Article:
The one time burial place of famous Portuguese explorer Vasco da Gama, and an ancient trading centre, Kochi, in Kerala, southern India, is a colourful city where past and present exists side by side.
Kochi, in south-western India on the Malabar Coast, stirs the senses. As with most cities in India, Kochi’s roots reach back far into the past. Recorded history reveals that after severe flooding of the river Periyar in 1340AD, which destroyed the trading city of Cranganore, the forces of nature carved out a new natural harbour at Kochi. The city quickly became the epicentre for a lucrative spice route, including cardamom, cloves and cinnamon, among other spices. Many different cultures based their trading operations in Kochi, including the Arabs and Chinese, then later the British, Portuguese and Italians. Each at one time governed the city, resulting in a cultural melting pot of architectural and culinary influences. Each culture found something to remind them of home there, to the extent that the British called Kochi “Mini England”, the Portuguese called it “Mini Lisbon” and the Dutch called it “Homely Holland”.
Indeed, such was the prominence of Kochi that one explorer, the Italian Nicolas Conti, wrote that, “If China is the place to make your money, then Kochi is the place to spend it.” So where can you spend your money in modern-day Kochi? From touring flea markets and taking boat trips on the backwaters, to visiting numerous sites of historical and cultural significance, there really is something for everyone in this charming town. Bearing in mind that the whole region has been visited over the millenia by traders from countless countries, it makes sense that cuisine reflects a very diverse range of cultures. This is a land famous for its spice production and Kochi earned international fame because of the production and export of these precious spices.
Today the city occupies an important place in the global spice market. It is worth taking a trip round the city to visit the various spice markets. You will quickly notice the pungent aromas of different spices as you wander through the streets of Kochi, and it is an oddly comforting feeling when you realise that these same smells permeated the nostrils of people who lived and worked here hundreds of years ago.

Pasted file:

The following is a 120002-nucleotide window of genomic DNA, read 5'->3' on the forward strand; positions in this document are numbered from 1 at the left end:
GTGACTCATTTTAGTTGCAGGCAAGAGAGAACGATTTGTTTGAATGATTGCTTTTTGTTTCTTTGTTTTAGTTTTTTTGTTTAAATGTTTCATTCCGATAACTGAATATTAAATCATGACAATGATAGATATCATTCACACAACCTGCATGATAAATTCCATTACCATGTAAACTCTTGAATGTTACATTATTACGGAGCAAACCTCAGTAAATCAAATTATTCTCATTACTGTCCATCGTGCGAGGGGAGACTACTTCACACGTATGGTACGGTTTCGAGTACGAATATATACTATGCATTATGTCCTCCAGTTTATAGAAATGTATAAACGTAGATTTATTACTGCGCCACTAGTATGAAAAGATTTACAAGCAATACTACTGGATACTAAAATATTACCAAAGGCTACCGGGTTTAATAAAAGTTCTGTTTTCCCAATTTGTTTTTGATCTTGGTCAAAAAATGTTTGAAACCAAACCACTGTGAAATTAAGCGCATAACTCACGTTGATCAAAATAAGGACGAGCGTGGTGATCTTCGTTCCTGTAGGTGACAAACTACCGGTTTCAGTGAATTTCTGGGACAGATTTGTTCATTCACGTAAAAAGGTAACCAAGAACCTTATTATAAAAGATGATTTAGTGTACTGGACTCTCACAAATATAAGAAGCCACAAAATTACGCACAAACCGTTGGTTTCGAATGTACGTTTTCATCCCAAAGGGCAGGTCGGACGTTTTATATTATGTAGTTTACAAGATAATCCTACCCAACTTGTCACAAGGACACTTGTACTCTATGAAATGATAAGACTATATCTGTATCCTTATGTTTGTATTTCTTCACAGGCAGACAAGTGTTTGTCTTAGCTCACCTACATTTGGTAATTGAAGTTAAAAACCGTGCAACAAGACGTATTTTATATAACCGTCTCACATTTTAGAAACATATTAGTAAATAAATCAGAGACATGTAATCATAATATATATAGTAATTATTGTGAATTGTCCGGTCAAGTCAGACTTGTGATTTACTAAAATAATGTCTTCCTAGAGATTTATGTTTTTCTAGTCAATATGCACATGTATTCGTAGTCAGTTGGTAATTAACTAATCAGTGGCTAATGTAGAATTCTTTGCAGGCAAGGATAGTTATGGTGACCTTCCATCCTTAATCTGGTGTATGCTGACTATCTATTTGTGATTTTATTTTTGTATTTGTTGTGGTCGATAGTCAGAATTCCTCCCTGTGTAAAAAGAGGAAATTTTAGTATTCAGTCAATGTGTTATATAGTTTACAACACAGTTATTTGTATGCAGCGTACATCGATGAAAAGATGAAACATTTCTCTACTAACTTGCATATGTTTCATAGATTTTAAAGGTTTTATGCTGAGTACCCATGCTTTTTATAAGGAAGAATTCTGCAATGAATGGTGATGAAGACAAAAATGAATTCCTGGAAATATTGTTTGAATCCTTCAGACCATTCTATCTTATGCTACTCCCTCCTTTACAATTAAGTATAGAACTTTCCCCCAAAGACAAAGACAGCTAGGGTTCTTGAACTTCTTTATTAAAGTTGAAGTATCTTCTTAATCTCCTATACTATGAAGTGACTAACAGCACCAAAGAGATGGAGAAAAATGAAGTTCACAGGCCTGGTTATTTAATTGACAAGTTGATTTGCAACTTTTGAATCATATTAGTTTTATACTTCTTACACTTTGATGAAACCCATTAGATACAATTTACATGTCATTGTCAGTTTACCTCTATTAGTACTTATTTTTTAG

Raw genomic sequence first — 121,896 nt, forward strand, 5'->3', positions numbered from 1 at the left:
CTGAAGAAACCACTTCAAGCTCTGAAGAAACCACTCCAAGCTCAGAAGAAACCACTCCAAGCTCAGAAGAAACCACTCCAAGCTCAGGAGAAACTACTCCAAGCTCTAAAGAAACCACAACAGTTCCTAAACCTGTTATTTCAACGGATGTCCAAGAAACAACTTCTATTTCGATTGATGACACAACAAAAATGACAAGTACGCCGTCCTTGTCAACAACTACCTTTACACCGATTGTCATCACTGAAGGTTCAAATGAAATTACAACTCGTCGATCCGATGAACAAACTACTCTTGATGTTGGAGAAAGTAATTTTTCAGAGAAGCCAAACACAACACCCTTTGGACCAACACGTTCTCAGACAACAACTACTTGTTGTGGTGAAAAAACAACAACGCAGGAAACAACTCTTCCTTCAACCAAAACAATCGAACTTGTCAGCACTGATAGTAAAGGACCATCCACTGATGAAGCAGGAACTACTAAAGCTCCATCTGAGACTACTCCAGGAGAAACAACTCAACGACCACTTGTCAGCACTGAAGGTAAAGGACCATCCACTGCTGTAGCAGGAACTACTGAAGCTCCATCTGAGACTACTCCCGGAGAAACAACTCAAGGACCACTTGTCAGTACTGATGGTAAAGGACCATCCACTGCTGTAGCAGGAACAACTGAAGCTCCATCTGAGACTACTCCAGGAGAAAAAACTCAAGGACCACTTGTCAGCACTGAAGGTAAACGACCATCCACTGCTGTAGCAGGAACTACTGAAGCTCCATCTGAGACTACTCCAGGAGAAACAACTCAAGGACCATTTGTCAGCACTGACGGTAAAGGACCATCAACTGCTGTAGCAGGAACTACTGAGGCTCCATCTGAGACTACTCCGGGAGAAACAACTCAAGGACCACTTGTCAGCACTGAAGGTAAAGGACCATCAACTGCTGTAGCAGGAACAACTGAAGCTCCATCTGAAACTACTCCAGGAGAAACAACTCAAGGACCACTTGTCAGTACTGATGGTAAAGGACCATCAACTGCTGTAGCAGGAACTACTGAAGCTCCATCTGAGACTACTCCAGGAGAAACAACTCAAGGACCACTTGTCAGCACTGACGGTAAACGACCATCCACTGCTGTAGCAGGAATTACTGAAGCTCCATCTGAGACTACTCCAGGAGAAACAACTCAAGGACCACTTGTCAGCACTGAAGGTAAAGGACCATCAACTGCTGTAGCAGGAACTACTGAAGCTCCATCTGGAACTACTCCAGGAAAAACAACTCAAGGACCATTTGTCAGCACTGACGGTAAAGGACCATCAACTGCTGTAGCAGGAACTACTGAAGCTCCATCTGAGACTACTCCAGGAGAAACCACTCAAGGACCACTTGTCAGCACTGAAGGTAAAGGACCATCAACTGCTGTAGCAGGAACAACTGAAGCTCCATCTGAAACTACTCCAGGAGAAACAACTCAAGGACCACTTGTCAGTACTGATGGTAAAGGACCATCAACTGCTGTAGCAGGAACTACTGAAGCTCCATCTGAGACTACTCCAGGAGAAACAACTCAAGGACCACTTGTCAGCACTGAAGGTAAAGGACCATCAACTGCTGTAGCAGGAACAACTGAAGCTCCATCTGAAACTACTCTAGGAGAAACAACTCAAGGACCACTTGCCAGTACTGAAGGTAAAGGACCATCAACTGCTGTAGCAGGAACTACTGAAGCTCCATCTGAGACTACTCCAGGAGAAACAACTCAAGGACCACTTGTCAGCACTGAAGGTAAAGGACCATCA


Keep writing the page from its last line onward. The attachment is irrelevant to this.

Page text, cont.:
Out and about
Kick off your shoes and feel the sand between your toes in a stroll along the beach. Sunset is a magical time, and be sure to look out for the Chinese fishing nets and boats against a sunlit horizon. Many European-style bungalows have been built along the shoreline. After a brisk walk, you are bound to be hungry so be sure to visit one of the numerous stalls which sell mouth-watering traditional fish dishes. A stroll along the long tree-lined coastal pathway that lines the backwater is also a good way to pass a morning or afternoon. Cherai Beach is ideal for swimming, and is situated at the north end of Vypeen island. The beach is lined by coconut groves and paddy fields. Vypeen is one of the numerous small islands which can be reached by boat. A boat ride through the backwaters is a great day out. Be sure to take in Bolghatty Palace on Bolghatty Island. The island also has a small golf course and superb views of the port and the bay.
Inspiring art and culture
A great way to pass a morning and an afternoon is to soak up some local history and culture. A good place to start is at the Mattancherry Palace, which was built by the Portuguese, and then converted by the Dutch in the 17th century. Many Rajas of Kochi held their coronations here. The palace has a fine collection of mural paintings depicting scenes from the Hindu epics Mahabharata and Ramayana. The palace is located in Mattancherry. When you are done touring there, take a trip to the 19th-century Hill Palace in Tripunithura, 16km east of Kochi. It was built by the Raja of Kochi and indeed served as the seat of the Raja of the Kochi province. The palace was later converted into a museum housing an impressive collection of archaeological findings and art.
For a fun, educational and entertaining afternoon, it is worthwhile visiting Kalamassery, and spending some time browsing through the Museum of Kerala History, which has fun audio-visual exhibits depicting the history and culture of Kerala. Another beautiful museum which affords a glimpse into the grandeur of yesteryear is the Parikshith Thampuran Museum, which has a large collection of old coins, sculptures, oil paintings and murals.
Once you are done learning all about the history and culture, now it is time to take in the natural beauty of this exotic destination! Situated 48km north-east of Kochi, on the banks of the river Poorna, Kalady is the birthplace of Sri Adi Sankaracharya, the eighth-century Hindu philosopher. The shrine is a must-see for visitors. Elephant Kodanad is 30km north-east of Kochi situated on the lower ranges of the Western Ghats on the banks of the river Periyar. The wildlife reserve is famous for the elephants and the largest elephant training centre is situated here. The reserve also features a mini zoo. If you are keen to keep your children amused, then make sure you set aside some time for South India’s largest amusement park, situated just 14km from Kochi. Veega Land has many fun attractions, such as mini-castles, water parks, Ferris wheel, rides, slides, shows and fountains.